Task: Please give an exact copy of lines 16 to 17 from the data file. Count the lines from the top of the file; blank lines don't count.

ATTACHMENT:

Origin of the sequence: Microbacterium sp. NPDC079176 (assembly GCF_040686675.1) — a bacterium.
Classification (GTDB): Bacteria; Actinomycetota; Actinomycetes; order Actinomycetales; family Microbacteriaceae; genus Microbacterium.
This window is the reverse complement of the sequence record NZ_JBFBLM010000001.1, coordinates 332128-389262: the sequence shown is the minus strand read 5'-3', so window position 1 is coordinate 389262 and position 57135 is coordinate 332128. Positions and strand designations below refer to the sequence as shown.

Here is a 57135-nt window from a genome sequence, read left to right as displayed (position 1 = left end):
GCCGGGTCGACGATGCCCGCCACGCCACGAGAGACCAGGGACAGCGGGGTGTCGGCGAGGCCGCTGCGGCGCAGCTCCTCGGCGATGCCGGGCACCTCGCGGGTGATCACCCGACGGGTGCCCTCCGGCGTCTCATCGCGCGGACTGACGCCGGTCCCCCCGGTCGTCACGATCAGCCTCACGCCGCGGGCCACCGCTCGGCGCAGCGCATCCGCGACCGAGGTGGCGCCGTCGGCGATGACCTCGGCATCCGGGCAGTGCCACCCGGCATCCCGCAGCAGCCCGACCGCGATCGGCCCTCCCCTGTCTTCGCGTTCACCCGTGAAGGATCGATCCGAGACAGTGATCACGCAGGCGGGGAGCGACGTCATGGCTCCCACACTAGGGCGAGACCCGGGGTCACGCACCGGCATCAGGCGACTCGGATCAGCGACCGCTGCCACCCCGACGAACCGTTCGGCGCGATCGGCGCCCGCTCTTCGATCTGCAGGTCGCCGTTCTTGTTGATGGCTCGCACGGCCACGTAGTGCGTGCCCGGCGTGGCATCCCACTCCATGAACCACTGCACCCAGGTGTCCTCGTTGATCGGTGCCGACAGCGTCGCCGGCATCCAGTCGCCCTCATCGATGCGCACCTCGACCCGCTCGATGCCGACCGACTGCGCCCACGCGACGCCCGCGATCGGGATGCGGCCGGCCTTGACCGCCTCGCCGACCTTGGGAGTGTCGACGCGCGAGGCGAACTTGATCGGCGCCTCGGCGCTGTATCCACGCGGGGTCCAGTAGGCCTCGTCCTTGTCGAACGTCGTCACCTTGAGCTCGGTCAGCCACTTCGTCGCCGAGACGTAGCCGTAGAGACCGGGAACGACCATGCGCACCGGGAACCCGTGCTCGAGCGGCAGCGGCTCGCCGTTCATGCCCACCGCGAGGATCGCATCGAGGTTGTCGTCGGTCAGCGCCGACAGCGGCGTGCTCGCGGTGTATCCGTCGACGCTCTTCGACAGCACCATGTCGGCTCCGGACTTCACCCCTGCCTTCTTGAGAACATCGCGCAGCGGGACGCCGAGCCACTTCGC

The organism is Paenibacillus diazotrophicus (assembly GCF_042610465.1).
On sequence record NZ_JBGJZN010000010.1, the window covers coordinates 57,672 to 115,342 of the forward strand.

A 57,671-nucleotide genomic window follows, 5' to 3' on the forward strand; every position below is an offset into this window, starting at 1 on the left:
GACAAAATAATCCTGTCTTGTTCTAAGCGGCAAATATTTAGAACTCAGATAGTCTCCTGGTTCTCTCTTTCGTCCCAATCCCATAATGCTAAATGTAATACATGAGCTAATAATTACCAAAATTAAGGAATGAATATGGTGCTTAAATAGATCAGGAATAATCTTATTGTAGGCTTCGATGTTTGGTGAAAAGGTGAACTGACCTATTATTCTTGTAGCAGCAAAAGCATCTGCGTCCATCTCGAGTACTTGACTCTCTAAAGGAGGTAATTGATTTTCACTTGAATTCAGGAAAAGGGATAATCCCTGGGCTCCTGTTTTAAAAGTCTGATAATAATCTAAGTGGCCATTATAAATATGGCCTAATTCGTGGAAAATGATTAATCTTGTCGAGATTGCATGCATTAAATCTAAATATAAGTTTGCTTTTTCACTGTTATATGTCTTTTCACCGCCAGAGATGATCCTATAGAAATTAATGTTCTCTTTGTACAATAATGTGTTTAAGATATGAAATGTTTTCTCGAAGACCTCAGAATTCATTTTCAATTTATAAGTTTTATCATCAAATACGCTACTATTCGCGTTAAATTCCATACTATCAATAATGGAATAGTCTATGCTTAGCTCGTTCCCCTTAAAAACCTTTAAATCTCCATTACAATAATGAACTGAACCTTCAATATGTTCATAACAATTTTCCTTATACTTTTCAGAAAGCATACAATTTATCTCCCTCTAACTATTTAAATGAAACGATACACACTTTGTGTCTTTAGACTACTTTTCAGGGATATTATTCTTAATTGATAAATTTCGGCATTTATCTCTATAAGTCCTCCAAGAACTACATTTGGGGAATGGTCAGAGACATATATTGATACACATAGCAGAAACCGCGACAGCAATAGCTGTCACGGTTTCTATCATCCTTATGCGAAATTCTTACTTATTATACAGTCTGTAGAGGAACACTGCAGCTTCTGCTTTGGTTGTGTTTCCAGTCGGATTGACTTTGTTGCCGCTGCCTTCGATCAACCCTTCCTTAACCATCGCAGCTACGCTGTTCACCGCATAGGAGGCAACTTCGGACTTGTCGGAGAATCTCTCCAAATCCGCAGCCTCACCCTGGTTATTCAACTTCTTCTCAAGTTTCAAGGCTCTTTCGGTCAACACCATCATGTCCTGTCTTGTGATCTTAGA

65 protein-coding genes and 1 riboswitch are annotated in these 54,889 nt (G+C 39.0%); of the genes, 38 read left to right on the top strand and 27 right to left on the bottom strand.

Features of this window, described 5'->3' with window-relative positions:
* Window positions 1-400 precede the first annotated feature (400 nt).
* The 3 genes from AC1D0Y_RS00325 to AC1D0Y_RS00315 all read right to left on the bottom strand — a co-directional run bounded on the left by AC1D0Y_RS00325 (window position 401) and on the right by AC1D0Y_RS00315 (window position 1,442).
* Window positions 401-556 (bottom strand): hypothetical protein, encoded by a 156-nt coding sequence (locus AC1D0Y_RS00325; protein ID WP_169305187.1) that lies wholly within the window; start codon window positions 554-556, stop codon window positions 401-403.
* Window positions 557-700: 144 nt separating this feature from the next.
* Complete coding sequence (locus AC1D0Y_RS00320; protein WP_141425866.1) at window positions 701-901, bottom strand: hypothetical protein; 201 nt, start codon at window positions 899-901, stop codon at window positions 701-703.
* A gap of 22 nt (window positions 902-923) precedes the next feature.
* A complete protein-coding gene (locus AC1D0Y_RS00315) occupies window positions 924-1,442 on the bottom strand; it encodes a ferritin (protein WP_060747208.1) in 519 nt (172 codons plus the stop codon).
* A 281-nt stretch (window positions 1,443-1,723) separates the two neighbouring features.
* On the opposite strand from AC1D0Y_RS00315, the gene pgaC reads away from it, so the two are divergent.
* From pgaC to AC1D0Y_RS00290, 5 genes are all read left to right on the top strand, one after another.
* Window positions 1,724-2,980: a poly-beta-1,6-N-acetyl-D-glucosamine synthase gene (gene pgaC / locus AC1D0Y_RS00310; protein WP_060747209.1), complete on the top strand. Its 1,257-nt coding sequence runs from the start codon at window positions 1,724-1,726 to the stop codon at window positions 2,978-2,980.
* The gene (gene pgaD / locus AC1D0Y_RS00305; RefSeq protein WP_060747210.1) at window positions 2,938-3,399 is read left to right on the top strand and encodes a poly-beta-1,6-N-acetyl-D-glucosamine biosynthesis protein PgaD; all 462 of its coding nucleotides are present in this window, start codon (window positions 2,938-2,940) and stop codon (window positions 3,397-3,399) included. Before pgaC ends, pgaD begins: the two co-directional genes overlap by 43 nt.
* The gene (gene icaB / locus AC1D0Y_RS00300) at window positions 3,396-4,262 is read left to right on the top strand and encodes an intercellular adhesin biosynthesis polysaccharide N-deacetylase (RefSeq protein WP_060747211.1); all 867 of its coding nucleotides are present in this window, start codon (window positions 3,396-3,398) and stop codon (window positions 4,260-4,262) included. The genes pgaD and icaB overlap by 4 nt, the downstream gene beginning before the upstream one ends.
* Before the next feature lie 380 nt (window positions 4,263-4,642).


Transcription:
* Complete coding sequence (locus AC1D0Y_RS00320; protein WP_141425866.1) at window positions 701-901, bottom strand: hypothetical protein; 201 nt, start codon at window positions 899-901, stop codon at window positions 701-703.
* A gap of 22 nt (window positions 902-923) precedes the next feature.